Tag Archives: Wolf of Wall Street

Hustlers

13 Sep

 

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“The Wolf of Wall Street” (2013), “The Big Short” (2015) and “Wall Street” (1987) all capture fast cash and high times in vivid blurs of overindulgence, articulated through mounds of designer drugs, $100 bottles of champagne and long-legged women in G-strings sashaying about for well-fleeced oglers. “Hustlers” takes all that and flips it on its head – kind of.

The time is 2007, pre-“Big Short” or, more accurately, about the same time, since it’s before the market collapse, and the folks raking in gobs of green on Wall Street are also shelling it out to a posse of pole dancers at a semi-swank Manhattan club. This also being pre-#MeToo, bad behavior and Robert Kraft-like expectations are all part of the landscape. The film, based on on a New York Magazine article, begins with fairy tale roots as Destiny (Constance Wu), the byproduct of a bad immigrant story, short on degrees and in need of cash to support her granny, takes up lap dance duty at the club – “Magic Mike” this is not. Stuck in that rut, she winds up being taken being under the wing (and enormous fur jacket) of Ramona (Jennifer Lopez), the club’s den queen. The pair team up, dance their tassels off, money flows in buckets and life is grand until that market collapse.

It’s there that the film begins to lose its own value, as the pair and their crew – needing to support kids and expensive digs – begin to shake down those still thriving on Wall Street by giving them essentially what amounts to roofies and maxing out their credit cards. It’s not a pretty picture.

It feels right that this tale of quasi-female empowerment be told by a woman, and while Lorene Scafaria shows plenty of game early on, hyping up the glitz and sleazy glamor and capturing the raucous backstage banter and J-Lo crushing it on the pole – her form and physicality are beyond age-defying – the film meanders as the narrative in the later years employs the device of the journalist (Julia Stiles) asking Destiny to rewind the ring’s exploits after a takedown. It becomes “Goodfellas” lite. Scafaria tosses in a few cinematic tricks to keep things interesting, such as the still moving lips of Destiny and the journalist gone silent after Destiny shuts of the recording device, but there’s not enough gonzo quirk as in Adam McKay’s “Big Short” to really merit them. The real pull here is the bond forged onscreen between Wu, Lopez and the others running the operation, but even that gets frayed and lost in the end.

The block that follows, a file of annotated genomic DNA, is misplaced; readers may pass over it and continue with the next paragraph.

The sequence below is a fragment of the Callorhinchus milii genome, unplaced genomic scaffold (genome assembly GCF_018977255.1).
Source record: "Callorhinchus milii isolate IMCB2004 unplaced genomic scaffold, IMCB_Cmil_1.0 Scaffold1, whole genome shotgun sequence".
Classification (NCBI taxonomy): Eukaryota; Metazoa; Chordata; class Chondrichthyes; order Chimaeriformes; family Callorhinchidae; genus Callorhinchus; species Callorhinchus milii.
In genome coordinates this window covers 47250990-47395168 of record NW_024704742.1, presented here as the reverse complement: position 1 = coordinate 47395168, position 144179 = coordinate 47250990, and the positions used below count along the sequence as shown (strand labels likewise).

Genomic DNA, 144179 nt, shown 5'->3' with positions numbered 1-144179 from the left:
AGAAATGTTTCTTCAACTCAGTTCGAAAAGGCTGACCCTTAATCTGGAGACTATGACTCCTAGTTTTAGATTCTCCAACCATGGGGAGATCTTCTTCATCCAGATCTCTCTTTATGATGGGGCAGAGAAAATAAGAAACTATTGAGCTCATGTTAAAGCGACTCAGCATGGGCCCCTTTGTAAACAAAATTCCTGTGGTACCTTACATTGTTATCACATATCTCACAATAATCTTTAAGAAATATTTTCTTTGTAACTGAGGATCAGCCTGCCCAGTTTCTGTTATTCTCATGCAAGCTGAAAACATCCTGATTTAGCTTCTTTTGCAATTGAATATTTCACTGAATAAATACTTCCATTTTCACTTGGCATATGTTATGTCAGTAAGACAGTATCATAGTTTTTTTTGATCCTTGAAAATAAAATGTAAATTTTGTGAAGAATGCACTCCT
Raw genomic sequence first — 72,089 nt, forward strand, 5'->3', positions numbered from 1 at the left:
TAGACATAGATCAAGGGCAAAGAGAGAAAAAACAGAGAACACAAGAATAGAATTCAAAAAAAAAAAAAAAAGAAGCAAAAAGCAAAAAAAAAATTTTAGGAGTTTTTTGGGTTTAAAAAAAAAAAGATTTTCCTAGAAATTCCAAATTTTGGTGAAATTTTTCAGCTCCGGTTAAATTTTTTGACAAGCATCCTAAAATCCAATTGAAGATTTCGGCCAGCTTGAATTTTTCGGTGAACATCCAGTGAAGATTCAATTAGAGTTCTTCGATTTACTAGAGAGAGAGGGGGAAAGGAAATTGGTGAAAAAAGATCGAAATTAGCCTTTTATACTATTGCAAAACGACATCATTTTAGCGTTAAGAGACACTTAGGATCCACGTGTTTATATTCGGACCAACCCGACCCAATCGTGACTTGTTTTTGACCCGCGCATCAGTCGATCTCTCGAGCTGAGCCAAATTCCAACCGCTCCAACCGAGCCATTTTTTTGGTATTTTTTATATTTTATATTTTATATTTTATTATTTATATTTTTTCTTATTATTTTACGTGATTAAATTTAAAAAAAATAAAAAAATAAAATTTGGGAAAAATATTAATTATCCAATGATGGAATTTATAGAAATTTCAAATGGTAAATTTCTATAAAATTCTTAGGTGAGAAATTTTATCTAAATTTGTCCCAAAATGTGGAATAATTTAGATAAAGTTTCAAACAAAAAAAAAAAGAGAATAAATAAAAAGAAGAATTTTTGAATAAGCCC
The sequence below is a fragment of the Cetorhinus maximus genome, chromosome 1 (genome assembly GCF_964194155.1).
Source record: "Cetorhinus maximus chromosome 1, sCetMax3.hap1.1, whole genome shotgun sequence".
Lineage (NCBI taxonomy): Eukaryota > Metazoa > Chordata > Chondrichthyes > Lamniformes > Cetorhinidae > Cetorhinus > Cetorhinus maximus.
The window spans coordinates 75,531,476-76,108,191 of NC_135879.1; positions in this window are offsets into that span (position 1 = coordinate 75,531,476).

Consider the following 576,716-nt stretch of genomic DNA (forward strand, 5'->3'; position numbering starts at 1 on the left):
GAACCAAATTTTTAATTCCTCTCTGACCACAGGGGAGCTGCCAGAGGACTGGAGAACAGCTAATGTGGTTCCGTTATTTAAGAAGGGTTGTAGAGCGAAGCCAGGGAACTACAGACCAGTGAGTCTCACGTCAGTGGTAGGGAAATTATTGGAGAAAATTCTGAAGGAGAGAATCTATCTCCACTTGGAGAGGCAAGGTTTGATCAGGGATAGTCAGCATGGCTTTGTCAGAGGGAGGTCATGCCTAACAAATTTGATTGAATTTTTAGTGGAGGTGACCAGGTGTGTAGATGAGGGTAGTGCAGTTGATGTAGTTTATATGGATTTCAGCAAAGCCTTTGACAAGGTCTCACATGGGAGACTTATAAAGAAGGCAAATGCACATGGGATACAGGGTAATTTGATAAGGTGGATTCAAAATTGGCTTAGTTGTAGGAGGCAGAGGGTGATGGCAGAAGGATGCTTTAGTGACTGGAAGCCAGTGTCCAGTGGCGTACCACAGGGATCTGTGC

Wu, who’s been trying to break free from the small screen (“Fresh Off the Boat,” primarily) the same way Jennifer Aniston did nearly two decades ago, makes a bigger, bold stride toward center stage following her turn in the hit “Crazy Rich Asians,” but here too, she becomes more of a plot-flow funnel point; the film’s consumed by Lopez every time she’s onscreen – it’s Lopez’s best work since the quirky crime caper-cum-romance “Out of Sight” back in 1998.

Yes Cardi B, is in the mix, and perfectly outlandish. Early century icon Usher shows up as himself to shower the posse on stage with wads of green. Those cameos come early, but as the money and the watering hole dry up and more desperate measures abound, the film loses its fangs, hanging on a broken Destiny wondering about her friend and mentor. Wu is fantastic in those scenes, but by that time something in the bigger picture feels missing, and we feel shorted emotionally as the tale of Ramona and Destiny gets rolled into a lesson of the times.

The Big Short

25 Dec

The 2008 economic meltdown, that mega-shitstorm triggered by avarice, complacency and cronyism that left the taxpaying public with a mop and bucket even as many lost their homes and jobs, was no laughing matter, but it gets a sharp-witted rewind anyway in Adam McKay’s “The Big Short.”

122415i The Big ShortBack in 2010, Charles Ferguson’s documentary “Inside Job” made a point of big money’s deep connections to the White House, regulatory agencies and academia. Who ran Capital Hill didn’t matter; red and blue allegiances were irrelevant as long as the talk on the table was about more green. McKay’s “Short” homes in on the gamblers who profited from that giant economic sucking sound, those who were alert to the rigging of the system and rampant neglect and, in the end, opted to hedge it. You could call them visionaries or vultures and both would be true; the film, however, paints them as more accidental heroes, opportunists and scientists who saw the sky falling and, when no one took them too seriously, put their money where their mouth was.

McKay’s best known for the “Anchorman” comedies, so tackling serious material from author Michael Lewis (the guy responsible for “Moneyball” and “The Blind Side”) about the inner workings of complex financial instruments might seem like a stretch. But McKay’s sense of satire and lightness in the face of darkness pays off nicely – not always mind you, but enough, and it helps tremendously that he’s blessed with an A-list ensemble who clearly went deep in preparation for their roles. Continue reading